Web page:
It’s not like anyone needs a reason to come to Crested Butte, Colorado, but this past week was marked on our calendar months ago. It all began when Jeremy ran into our friend in line at a coffee shop last fall. Brad has a remarkable talent for conveying massive amounts of information in a ridiculously short amount of time with boundless enthusiasm. In the three minutes he chatted with Jeremy, Brad convinced him to take up ultra running (and he also discussed about a dozen other topics). The Summer GT (Grand Traverse) was held on Saturday starting in Crested Butte and ending in Aspen – the same 40-mile overland route that the Winter GT Ski Mountaineering race follows, but this time on foot or mountain bike. I asked Brad if he was planning to run the Summer GT, but that crazy man ran the Fat Dog 120 this weekend in British Columbia (120 miles, 29,000 feet of climb).

We’ve both been training since the local trails began melting out in April (although we continued backcountry skiing into late May – yeehaw!). Jeremy was training for the Grand Traverse, and I was just training for the heck of it. A few weeks before the GT, Jeremy developed runner’s knee. He discovered the hard way that running 20 miles on runner’s knee makes for much worse runner’s knee. He rested, iced, got a PT band, and tried to recover. Ultimately, he (correctly) determined that it would be unwise to run the GT this year. Instead, we took a week off from training and have been enjoying our time in wonderful Crested Butte.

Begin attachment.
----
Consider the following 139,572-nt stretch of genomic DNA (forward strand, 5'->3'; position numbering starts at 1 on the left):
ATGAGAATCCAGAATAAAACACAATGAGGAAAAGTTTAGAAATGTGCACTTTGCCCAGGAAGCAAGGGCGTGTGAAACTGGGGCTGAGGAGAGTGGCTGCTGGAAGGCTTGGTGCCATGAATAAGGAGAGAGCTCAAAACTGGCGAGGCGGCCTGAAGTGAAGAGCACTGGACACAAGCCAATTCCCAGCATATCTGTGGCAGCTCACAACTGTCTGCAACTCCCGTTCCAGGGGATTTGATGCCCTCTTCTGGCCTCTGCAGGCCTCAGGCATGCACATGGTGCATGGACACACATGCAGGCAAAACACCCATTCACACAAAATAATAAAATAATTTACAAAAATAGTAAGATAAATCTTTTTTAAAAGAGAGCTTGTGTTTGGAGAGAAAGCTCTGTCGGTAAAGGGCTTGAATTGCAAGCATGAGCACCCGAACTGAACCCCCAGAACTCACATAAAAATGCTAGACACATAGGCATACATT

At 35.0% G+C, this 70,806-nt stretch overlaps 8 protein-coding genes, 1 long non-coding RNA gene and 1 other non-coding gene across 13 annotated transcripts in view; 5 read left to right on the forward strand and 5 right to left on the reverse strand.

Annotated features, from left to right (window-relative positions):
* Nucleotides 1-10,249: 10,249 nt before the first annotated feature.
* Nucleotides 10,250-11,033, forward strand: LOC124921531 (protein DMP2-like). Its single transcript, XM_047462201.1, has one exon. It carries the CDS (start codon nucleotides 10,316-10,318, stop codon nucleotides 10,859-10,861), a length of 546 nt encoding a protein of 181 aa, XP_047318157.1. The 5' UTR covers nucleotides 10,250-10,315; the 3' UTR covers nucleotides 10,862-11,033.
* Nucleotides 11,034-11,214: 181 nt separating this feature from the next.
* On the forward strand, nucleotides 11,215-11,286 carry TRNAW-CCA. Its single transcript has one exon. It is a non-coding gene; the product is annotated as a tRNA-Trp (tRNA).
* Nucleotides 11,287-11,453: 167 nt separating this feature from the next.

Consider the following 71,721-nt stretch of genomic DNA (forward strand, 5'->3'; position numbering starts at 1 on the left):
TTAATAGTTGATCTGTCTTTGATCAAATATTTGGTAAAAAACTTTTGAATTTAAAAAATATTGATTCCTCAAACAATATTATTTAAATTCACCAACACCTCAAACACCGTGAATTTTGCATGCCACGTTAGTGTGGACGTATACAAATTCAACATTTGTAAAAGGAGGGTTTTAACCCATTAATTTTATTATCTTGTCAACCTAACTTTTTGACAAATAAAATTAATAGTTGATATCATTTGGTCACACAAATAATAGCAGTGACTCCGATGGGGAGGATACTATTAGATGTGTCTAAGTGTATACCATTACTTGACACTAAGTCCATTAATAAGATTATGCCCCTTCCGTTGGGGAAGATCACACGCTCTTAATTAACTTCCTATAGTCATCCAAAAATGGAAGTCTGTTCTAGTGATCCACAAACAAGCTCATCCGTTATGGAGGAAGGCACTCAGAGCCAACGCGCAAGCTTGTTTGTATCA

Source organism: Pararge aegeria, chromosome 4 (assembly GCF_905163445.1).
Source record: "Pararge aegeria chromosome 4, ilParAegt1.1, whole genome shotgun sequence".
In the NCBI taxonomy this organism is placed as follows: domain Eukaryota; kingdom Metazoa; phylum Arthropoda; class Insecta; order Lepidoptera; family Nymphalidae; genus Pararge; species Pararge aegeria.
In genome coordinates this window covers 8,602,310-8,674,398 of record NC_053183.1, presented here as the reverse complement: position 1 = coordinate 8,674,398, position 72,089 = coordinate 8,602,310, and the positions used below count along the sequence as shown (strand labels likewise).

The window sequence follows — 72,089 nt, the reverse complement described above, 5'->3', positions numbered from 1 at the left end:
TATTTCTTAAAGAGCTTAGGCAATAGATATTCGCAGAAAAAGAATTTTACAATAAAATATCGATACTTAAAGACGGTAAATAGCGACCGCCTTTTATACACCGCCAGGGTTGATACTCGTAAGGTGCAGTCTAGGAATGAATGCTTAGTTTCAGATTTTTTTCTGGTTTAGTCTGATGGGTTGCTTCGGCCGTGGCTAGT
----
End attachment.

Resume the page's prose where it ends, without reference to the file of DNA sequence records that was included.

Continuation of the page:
i made chocolate mousse for our neighbors’ dinner party

great food, great wines, great friends



We’re not just wining and dining though. Summer is that magnificent ephemeral time in the mountains that should not be passed over if you can help it. The other day we went for a 17-mile hike to explore parts of the high country that were new to us. I call it the triple pass lollipop unicorn hike because it gains three mountain passes and the route in map view looks like a lollipop with a unicorn horn. Plus, the hike is worthy of a title like triple pass lollipop unicorn hike, because it’s full of All The Good Things. The views and terrain were absolutely stunning – even the parts where the trail disappeared. The wildflowers are full-on incredible above 12,000 feet right now.

climbing up out of copper creek valley

pass #1: triangle pass (12,800 ft.) with conundrum basin in the background (leading to aspen)

pass #2: copper pass (12,400 ft.)

alpine wildflowers and the maroon bells in the distance (also leading to aspen)

elephant heads standing out among the blooms

the wider view of the high country

pass #3: east maroon pass (11,800 ft.)

copper lake basin



After hours upon hours of beauty, adventure, and exertion, we arrive at the trailhead and begin the drive home. The start of the hike feels like it was yesterday. In the car, I’ll notice a mixture of dirt, sweat, and sunblock is plastered on my skin. We are thirsty, hungry, tired, dirty. We smell awful, too. Once home, the trail runners get the hose and deck treatment. Our filthy, stinky clothes go straight into the laundry basket by the door to avoid tracking dirt around the house. Then we each drink a biiiiiiiig glass of water (or two) to rehydrate ourselves and our joints. If we are gross beyond what we can tolerate, a shower is in order, otherwise I head straight to the refrigerator to make something to eat. Pretty much anything will taste fantastic after a big hike, but this sandwich is guaranteed to be taste ultra-fantastic.

prosciutto, arugula, ciabatta rolls, brie, fig jam, green apple



**Jump for more butter**